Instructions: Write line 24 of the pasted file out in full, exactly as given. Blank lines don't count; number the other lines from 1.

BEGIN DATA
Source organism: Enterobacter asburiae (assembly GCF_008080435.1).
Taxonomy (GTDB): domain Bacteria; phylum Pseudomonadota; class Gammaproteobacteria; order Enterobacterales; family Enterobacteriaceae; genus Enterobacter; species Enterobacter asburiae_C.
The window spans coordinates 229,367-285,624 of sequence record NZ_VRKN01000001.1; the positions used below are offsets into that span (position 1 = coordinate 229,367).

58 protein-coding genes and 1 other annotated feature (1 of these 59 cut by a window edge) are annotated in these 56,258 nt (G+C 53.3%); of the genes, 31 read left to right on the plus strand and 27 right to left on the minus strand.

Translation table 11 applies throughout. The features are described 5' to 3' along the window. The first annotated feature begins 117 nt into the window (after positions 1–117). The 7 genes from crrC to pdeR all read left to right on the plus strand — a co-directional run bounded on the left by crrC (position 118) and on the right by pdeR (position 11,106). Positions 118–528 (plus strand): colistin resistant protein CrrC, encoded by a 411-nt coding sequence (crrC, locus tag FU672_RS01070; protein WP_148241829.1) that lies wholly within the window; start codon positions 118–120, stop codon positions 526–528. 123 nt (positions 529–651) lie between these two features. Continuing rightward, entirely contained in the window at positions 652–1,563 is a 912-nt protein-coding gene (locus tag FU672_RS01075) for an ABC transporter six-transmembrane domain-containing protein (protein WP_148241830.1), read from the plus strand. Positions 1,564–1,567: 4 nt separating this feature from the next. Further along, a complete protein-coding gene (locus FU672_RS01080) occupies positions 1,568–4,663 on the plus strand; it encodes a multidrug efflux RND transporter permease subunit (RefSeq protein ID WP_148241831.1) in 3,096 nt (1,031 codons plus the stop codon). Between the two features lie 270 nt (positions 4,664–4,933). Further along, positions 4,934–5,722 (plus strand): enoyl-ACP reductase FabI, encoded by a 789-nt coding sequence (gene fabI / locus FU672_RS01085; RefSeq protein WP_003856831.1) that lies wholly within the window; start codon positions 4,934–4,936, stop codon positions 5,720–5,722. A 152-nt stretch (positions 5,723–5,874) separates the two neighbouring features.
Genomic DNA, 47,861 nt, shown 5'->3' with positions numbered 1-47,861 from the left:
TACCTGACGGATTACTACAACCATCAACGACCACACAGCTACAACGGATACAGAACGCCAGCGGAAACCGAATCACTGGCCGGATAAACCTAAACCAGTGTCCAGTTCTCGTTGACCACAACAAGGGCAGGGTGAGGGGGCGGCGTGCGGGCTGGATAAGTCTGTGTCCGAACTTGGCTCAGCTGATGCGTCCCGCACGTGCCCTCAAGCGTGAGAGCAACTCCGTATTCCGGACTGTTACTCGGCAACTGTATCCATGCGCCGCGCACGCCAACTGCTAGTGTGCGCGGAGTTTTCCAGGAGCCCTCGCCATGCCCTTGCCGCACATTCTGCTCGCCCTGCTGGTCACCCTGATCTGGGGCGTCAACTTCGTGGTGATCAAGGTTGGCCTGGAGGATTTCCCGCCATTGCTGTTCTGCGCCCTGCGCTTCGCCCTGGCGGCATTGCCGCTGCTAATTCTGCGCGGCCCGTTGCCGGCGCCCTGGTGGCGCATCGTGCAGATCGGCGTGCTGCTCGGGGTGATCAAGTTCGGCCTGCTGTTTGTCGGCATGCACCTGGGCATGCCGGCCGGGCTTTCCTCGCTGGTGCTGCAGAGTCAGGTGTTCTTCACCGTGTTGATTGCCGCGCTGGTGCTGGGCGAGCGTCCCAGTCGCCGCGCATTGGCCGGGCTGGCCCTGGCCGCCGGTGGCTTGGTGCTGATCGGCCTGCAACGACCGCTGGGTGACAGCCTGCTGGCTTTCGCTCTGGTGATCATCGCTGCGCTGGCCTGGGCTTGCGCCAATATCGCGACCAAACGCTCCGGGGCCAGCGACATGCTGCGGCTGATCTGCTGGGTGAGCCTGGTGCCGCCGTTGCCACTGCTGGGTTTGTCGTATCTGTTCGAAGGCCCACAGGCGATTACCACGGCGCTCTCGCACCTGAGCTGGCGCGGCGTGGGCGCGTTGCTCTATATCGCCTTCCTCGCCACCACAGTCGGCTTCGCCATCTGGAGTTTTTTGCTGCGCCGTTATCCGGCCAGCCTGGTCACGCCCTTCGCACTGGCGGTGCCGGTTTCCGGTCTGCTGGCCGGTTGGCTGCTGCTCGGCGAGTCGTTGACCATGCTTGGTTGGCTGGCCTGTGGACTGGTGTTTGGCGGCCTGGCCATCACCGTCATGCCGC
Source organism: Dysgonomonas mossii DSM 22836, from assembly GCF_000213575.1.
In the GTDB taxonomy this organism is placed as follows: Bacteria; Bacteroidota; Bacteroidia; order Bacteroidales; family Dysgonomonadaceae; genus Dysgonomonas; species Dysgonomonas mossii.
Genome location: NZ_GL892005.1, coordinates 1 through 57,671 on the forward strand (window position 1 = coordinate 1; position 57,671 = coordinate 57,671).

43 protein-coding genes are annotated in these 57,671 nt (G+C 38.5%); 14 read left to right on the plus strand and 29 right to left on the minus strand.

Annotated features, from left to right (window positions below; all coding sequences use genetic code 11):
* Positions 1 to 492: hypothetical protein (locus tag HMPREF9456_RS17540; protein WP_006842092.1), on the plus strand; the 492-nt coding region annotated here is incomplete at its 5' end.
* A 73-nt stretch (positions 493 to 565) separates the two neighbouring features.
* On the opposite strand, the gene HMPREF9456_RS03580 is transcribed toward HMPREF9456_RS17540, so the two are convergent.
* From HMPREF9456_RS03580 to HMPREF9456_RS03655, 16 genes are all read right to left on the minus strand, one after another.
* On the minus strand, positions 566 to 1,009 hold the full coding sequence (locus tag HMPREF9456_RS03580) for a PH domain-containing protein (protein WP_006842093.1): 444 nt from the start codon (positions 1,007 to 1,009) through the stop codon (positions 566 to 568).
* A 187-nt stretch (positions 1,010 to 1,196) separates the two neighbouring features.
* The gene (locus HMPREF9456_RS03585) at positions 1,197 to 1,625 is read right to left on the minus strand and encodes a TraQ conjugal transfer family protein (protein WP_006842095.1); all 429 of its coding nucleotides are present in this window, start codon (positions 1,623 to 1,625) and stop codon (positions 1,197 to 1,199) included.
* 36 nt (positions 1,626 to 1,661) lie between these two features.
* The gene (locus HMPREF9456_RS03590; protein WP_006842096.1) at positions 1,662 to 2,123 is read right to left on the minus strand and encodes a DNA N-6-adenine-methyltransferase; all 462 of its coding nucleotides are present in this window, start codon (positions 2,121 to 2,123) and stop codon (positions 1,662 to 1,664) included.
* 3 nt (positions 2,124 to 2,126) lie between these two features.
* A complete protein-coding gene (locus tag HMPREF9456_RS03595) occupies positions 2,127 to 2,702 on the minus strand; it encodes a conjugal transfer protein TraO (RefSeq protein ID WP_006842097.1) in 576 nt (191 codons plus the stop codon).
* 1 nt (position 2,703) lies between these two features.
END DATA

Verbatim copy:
* 1 nt (position 2,703) lies between these two features.